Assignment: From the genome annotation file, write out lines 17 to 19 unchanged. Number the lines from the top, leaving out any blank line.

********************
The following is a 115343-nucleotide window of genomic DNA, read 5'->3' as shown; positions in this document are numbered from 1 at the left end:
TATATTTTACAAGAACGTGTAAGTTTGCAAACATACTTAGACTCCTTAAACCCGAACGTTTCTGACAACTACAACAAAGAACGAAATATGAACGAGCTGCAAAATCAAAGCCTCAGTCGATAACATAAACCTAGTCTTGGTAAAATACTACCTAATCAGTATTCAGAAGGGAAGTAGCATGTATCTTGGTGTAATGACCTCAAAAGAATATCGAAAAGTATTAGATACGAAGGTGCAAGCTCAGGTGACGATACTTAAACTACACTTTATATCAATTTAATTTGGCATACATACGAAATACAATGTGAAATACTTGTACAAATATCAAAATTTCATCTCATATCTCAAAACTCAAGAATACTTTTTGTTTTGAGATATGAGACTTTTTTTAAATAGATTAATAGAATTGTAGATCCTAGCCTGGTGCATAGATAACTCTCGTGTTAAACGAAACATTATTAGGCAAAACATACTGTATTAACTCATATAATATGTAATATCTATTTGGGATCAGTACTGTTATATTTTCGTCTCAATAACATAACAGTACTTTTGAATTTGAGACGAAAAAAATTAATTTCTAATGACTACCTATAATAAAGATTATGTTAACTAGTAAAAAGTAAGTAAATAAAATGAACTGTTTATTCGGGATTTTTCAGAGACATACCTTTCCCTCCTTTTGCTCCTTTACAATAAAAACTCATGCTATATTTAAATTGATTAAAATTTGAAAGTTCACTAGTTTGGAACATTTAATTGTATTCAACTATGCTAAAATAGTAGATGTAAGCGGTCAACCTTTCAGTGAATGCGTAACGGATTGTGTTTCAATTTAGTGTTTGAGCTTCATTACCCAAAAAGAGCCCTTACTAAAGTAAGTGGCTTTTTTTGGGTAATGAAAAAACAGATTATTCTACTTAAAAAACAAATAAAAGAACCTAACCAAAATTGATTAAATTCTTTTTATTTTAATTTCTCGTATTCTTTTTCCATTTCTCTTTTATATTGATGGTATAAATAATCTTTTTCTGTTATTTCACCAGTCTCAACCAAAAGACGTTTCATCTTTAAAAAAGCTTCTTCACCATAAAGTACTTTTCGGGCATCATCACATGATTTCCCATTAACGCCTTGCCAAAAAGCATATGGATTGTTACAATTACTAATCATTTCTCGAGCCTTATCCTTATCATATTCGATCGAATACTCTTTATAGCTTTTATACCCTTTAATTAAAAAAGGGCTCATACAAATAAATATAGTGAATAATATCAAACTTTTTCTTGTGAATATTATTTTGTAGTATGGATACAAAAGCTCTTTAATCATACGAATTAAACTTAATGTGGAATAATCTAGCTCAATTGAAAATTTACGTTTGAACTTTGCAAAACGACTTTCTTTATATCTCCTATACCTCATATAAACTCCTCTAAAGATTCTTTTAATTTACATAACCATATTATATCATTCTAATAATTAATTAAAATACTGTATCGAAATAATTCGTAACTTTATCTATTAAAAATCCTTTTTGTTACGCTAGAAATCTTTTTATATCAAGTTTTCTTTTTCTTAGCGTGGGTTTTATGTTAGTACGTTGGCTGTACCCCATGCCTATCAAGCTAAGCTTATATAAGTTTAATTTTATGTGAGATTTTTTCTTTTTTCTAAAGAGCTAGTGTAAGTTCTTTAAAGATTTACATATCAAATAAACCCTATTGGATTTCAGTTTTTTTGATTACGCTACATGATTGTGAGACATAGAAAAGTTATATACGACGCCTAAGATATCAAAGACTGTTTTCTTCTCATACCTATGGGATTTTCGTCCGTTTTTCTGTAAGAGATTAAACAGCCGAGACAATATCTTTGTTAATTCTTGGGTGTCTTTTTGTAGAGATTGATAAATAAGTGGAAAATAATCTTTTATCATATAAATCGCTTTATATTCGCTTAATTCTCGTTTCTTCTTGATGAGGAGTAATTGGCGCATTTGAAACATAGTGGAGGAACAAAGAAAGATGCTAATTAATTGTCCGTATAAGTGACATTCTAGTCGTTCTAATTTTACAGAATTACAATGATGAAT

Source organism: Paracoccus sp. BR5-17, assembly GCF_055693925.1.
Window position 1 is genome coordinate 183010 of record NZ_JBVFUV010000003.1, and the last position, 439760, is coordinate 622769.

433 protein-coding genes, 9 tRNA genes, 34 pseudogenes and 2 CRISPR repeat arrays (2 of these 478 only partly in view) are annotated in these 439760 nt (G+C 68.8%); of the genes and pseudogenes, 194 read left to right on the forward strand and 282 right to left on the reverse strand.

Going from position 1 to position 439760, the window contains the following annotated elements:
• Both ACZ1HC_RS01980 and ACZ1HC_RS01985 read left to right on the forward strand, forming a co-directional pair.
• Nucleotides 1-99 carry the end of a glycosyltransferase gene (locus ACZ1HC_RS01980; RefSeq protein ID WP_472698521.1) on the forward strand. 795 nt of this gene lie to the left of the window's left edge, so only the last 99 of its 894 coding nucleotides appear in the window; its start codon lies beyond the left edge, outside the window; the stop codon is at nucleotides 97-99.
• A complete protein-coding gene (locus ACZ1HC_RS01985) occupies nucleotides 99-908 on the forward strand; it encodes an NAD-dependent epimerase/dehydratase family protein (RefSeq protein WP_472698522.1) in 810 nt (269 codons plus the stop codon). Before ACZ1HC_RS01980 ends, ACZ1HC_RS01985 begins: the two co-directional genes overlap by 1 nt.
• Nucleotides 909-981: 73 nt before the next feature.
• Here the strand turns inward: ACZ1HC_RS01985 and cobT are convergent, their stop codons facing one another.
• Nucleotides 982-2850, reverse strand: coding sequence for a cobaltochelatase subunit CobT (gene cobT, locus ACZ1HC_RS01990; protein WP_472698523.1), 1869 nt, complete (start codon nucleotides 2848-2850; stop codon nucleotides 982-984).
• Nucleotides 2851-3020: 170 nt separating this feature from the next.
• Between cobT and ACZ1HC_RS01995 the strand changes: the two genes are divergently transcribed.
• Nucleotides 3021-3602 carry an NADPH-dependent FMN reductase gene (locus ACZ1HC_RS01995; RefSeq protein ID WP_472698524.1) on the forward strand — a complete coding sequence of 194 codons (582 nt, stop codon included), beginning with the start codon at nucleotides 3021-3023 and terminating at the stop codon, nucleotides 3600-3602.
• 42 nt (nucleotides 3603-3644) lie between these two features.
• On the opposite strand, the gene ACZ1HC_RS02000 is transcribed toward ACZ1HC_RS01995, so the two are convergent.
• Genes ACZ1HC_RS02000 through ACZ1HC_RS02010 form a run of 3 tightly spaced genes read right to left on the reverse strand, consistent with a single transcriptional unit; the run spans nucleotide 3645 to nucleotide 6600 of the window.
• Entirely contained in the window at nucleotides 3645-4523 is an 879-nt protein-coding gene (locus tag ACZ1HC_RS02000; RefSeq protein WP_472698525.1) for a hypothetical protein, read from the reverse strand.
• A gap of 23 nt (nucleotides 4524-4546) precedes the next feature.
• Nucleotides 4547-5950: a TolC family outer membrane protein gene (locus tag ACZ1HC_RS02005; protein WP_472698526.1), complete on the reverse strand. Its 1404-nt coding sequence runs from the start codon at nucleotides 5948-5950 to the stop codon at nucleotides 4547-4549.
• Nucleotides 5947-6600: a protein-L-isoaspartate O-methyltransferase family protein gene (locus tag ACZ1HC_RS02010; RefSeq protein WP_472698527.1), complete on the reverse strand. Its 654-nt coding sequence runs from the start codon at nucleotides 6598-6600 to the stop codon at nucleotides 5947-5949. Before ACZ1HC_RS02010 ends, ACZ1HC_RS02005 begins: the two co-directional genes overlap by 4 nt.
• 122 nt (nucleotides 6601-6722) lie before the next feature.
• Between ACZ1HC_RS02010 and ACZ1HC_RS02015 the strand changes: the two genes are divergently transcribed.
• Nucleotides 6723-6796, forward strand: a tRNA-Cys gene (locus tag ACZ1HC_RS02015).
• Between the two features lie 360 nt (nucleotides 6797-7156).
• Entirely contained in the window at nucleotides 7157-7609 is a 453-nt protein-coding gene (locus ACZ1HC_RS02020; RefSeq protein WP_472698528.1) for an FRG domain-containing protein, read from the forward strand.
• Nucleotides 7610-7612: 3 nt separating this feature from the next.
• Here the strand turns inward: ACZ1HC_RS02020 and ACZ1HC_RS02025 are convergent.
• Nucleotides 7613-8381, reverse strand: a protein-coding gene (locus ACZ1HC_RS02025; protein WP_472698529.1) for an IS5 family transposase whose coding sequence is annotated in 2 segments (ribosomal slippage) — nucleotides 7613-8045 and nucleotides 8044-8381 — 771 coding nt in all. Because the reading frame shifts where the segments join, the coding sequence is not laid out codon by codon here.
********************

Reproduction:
• On the opposite strand, the gene ACZ1HC_RS02000 is transcribed toward ACZ1HC_RS01995, so the two are convergent.
• Genes ACZ1HC_RS02000 through ACZ1HC_RS02010 form a run of 3 tightly spaced genes read right to left on the reverse strand, consistent with a single transcriptional unit; the run spans nucleotide 3645 to nucleotide 6600 of the window.
• Entirely contained in the window at nucleotides 3645-4523 is an 879-nt protein-coding gene (locus tag ACZ1HC_RS02000; RefSeq protein WP_472698525.1) for a hypothetical protein, read from the reverse strand.